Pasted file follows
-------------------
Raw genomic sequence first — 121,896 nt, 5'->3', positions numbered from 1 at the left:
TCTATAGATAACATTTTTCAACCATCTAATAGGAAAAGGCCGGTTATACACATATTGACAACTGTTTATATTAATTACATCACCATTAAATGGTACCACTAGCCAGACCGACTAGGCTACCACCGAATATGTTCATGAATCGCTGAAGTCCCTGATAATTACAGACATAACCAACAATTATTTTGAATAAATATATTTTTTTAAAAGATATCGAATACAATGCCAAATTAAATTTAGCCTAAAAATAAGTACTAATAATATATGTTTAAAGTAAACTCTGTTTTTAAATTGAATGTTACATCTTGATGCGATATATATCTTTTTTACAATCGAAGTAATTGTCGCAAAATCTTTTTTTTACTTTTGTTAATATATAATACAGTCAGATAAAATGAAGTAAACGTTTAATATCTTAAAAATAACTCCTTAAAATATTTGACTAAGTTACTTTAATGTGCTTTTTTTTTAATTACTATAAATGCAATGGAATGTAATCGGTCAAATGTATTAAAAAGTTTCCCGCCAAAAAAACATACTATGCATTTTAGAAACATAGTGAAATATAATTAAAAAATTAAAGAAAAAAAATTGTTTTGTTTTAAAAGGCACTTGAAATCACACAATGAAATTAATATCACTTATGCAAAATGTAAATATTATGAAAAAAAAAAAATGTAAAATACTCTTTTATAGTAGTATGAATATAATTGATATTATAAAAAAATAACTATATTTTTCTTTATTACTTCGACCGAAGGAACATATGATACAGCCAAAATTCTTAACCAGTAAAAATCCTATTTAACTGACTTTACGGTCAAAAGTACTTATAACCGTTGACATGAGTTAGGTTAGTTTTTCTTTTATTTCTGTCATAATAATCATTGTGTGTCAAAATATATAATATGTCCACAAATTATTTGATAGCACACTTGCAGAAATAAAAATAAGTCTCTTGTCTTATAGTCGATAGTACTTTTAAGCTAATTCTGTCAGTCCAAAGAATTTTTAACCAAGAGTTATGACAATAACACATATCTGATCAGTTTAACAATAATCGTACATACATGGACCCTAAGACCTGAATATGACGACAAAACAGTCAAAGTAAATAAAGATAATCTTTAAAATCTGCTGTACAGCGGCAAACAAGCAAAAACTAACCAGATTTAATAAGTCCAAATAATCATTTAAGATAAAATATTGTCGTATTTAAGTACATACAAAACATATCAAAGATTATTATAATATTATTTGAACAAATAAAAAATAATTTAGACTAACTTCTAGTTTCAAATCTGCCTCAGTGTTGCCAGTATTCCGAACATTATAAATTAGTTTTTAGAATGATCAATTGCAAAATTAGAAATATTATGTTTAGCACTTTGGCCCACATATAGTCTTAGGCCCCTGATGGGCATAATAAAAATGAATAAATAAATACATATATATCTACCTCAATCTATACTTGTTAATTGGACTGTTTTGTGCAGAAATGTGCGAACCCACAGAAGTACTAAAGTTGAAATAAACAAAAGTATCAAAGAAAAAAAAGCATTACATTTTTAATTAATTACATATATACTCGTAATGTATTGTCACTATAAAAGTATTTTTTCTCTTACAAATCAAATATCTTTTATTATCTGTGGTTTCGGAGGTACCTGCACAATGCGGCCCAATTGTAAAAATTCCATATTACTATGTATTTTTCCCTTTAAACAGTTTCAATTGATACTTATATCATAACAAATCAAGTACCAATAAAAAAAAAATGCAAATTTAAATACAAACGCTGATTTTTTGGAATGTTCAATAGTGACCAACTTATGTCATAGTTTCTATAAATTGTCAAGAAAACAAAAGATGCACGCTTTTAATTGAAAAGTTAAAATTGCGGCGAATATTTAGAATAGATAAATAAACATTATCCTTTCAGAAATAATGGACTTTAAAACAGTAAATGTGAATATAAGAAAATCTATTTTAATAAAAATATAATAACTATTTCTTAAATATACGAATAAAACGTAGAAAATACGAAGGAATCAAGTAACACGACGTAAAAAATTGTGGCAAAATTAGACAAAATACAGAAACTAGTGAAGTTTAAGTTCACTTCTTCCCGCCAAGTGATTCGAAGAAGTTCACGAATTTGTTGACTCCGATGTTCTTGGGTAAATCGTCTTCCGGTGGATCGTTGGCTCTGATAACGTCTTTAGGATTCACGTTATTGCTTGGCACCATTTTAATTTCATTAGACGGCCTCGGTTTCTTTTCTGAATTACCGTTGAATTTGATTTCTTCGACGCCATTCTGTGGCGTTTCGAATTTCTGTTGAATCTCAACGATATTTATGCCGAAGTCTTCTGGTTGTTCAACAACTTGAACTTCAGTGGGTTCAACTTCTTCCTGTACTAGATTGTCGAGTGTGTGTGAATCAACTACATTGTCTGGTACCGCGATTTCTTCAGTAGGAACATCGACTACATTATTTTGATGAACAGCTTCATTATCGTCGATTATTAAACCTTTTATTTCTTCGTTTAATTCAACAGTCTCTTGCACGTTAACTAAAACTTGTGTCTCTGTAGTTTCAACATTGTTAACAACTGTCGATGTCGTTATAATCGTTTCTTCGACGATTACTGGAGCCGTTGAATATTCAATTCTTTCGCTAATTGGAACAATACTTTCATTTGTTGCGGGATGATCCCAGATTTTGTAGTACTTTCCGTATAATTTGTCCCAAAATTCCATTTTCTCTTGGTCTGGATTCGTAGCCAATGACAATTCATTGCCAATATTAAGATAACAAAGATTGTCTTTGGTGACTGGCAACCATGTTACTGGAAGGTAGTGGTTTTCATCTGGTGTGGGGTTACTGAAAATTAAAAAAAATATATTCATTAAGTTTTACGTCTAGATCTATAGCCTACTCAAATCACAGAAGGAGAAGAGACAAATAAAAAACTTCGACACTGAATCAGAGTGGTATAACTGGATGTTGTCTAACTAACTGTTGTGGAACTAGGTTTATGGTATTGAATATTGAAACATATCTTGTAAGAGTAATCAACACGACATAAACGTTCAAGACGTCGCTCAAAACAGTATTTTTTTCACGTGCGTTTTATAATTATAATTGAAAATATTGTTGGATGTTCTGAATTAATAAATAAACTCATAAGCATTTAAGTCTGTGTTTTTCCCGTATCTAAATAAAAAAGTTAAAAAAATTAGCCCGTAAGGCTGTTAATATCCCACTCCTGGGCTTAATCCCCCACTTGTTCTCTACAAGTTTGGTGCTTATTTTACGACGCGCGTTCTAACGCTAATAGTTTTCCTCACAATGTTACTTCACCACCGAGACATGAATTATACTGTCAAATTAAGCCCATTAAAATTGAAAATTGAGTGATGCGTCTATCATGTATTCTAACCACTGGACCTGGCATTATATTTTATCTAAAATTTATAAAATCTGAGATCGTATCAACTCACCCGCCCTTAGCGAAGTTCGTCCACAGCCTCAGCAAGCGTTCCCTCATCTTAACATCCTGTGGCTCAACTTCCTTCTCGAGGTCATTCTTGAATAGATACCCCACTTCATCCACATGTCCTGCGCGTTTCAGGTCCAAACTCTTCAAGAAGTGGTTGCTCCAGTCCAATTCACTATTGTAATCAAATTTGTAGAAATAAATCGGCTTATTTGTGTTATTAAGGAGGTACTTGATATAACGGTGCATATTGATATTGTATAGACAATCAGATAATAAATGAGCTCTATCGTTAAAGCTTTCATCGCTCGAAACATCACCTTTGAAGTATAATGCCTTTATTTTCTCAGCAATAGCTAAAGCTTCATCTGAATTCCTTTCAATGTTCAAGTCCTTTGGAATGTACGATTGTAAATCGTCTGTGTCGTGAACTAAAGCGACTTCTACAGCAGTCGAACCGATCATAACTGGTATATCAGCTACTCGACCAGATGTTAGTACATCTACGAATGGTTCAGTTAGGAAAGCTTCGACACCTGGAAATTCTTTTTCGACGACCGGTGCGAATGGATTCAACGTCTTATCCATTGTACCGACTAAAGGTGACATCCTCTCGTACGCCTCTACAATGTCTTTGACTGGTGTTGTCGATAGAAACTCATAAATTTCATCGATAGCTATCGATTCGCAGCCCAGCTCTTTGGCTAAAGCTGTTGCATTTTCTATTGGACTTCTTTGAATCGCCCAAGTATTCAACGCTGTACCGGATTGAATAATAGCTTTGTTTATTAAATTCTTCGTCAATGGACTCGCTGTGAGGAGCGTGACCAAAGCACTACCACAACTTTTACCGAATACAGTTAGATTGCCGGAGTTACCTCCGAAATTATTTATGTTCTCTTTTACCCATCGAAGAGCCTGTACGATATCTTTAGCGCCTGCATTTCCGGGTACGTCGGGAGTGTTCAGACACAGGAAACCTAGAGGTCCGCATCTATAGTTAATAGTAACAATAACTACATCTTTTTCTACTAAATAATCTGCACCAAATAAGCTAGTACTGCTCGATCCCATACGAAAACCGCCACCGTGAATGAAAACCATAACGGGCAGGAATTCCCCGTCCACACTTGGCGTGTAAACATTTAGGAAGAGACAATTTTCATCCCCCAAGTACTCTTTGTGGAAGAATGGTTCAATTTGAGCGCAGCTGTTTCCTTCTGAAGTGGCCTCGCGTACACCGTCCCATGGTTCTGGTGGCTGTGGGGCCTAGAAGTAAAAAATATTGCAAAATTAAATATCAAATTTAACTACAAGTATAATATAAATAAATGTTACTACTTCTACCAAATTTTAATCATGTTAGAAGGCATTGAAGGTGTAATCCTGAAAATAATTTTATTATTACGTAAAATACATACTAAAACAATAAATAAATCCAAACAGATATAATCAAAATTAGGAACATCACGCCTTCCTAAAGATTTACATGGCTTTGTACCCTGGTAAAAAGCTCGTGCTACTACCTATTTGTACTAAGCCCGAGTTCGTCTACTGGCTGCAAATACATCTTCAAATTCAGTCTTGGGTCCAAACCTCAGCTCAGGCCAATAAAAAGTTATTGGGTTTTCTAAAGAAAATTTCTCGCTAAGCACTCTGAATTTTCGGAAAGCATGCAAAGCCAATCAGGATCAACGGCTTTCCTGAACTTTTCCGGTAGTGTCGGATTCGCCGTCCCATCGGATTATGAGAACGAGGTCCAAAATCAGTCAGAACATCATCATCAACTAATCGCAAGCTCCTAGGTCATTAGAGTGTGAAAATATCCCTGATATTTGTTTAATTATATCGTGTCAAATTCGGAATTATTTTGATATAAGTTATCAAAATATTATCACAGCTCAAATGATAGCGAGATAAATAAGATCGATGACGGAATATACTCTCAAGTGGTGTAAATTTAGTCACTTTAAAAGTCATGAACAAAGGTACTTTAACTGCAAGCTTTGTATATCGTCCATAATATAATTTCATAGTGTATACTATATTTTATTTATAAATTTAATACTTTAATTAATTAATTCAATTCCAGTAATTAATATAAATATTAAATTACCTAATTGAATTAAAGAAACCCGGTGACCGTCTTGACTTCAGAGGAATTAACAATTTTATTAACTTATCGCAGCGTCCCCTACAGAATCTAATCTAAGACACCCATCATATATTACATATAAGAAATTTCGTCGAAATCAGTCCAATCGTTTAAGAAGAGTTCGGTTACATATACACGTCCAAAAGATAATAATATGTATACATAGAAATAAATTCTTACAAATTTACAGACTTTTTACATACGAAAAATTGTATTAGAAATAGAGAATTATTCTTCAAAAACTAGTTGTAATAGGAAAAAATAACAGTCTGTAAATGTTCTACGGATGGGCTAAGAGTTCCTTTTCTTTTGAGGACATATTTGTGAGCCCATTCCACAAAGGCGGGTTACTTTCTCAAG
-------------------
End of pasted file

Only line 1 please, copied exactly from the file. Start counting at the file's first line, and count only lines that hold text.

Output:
Raw genomic sequence first — 121,896 nt, 5'->3', positions numbered from 1 at the left: